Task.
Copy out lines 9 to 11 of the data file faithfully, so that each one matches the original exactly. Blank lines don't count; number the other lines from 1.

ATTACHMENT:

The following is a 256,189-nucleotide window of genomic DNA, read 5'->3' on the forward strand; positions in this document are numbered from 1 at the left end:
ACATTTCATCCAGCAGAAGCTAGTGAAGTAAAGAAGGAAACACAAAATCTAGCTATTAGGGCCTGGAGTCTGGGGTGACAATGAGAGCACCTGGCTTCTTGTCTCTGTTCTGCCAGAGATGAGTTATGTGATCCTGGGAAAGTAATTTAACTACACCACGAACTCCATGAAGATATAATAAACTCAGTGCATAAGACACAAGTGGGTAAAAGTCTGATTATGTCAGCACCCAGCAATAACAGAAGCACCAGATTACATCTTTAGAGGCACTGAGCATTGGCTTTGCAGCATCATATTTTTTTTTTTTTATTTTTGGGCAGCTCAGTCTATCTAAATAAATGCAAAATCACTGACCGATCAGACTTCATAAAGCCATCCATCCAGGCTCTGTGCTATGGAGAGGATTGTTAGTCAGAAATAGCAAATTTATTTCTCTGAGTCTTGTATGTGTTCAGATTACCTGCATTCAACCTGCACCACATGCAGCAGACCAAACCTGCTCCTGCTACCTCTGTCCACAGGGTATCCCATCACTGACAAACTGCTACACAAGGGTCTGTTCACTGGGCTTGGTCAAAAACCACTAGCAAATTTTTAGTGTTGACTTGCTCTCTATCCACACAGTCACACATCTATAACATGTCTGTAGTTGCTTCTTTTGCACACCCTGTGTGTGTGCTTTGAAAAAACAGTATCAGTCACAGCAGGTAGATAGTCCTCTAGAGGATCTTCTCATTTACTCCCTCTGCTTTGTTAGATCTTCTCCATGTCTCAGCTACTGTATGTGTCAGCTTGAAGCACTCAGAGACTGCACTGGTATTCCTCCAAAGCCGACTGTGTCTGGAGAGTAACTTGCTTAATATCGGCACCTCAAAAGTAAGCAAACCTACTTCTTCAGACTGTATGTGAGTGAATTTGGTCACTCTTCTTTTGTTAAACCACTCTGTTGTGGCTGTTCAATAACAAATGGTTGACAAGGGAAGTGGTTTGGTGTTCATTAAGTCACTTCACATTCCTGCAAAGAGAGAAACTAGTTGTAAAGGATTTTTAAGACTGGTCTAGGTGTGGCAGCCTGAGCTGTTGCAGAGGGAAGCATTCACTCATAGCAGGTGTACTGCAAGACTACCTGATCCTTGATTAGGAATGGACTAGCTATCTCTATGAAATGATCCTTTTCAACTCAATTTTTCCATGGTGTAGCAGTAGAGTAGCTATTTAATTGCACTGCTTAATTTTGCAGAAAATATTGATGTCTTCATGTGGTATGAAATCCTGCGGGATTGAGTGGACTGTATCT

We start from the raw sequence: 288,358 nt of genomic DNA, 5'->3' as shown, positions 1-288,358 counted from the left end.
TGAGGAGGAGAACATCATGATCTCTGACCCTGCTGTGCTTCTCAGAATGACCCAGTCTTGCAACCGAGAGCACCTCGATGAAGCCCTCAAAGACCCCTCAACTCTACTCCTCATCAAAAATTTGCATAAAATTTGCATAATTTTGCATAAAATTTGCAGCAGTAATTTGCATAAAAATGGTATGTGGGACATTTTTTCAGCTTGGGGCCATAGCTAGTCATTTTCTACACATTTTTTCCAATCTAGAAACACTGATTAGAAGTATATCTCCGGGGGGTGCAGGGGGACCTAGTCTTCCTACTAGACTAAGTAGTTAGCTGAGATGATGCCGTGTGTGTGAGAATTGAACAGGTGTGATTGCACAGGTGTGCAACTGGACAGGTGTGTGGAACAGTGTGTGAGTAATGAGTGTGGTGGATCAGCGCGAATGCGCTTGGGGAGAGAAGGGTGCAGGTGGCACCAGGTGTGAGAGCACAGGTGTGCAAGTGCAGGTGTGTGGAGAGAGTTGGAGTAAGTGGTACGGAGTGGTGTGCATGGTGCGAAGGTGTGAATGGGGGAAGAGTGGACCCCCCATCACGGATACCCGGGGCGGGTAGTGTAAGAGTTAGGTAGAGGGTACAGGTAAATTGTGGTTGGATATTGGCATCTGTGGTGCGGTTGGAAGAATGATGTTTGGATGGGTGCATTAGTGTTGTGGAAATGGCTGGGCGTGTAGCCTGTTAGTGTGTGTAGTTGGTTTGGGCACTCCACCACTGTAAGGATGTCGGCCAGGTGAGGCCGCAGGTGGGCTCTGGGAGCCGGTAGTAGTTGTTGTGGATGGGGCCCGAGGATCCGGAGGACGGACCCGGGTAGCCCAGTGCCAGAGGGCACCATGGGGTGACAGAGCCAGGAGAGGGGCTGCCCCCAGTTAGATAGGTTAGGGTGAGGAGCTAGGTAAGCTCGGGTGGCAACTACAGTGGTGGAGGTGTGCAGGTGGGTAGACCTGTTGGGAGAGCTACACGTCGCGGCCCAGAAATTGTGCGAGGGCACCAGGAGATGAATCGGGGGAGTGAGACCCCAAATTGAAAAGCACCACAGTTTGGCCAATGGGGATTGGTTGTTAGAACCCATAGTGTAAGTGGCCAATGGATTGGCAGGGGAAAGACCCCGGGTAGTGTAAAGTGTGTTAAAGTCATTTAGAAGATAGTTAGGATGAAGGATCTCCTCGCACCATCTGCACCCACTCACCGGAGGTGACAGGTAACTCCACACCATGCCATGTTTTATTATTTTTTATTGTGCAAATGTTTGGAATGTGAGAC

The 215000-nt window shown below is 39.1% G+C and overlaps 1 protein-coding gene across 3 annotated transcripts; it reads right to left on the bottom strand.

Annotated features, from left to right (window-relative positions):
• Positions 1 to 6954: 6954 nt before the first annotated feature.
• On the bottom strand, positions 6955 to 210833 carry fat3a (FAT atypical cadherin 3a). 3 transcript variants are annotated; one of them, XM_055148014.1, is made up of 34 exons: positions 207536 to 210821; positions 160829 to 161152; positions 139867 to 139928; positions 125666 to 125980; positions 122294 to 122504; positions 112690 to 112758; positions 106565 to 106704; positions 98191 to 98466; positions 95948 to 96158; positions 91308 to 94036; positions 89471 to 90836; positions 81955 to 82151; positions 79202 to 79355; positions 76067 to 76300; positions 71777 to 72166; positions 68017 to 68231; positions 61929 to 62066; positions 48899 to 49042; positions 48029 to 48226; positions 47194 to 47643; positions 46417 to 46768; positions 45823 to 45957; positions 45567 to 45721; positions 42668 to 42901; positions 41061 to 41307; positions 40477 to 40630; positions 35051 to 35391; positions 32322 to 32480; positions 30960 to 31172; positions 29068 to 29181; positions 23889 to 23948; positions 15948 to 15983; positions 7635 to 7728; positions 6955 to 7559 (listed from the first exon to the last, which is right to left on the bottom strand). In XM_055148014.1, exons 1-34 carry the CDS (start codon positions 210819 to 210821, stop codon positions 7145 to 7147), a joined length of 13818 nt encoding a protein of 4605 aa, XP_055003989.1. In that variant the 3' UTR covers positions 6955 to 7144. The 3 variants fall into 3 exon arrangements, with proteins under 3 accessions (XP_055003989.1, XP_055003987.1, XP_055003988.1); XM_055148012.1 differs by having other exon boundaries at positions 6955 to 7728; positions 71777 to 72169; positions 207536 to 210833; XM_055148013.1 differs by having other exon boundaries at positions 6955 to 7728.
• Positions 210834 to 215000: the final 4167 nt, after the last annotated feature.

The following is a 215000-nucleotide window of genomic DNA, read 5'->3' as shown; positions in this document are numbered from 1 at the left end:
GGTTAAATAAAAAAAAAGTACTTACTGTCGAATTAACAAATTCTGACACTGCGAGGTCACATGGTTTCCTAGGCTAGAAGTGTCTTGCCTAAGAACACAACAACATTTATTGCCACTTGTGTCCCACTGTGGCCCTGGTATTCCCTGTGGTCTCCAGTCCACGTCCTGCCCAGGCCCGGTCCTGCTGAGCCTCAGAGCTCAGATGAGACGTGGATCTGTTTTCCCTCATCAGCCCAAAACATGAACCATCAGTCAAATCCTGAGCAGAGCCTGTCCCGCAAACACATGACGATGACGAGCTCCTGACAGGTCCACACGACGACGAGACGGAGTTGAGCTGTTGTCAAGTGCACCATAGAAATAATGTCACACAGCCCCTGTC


• Positions 210834 to 215000: the final 4167 nt, after the last annotated feature.

The following is a 215000-nucleotide window of genomic DNA, read 5'->3' as shown; positions in this document are numbered from 1 at the left end:
GGTTAAATAAAAAAAAAGTACTTACTGTCGAATTAACAAATTCTGACACTGCGAGGTCACATGGTTTCCTAGGCTAGAAGTGTCTTGCCTAAGAACACAACAACATTTATTGCCACTTGTGTCCCACTGTGGCCCTGGTATTCCCTGTGGTCTCCAGTCCACGTCCTGCCCAGGCCCGGTCCTGCTGAGCCTCAGAGCTCAGATGAGACGTGGATCTGTTTTCCCTCATCAGCCCAAAACATGAACCATCAGTCAAATCCTGAGCAGAGCCTGTCCCGCAAACACATGACGATGACGAGCTCCTGACAGGTCCACACGACGACGAGACGGAGTTGAGCTGTTGTCAAGTGCACCATAGAAATAATGTCACACAGCCCCTGTC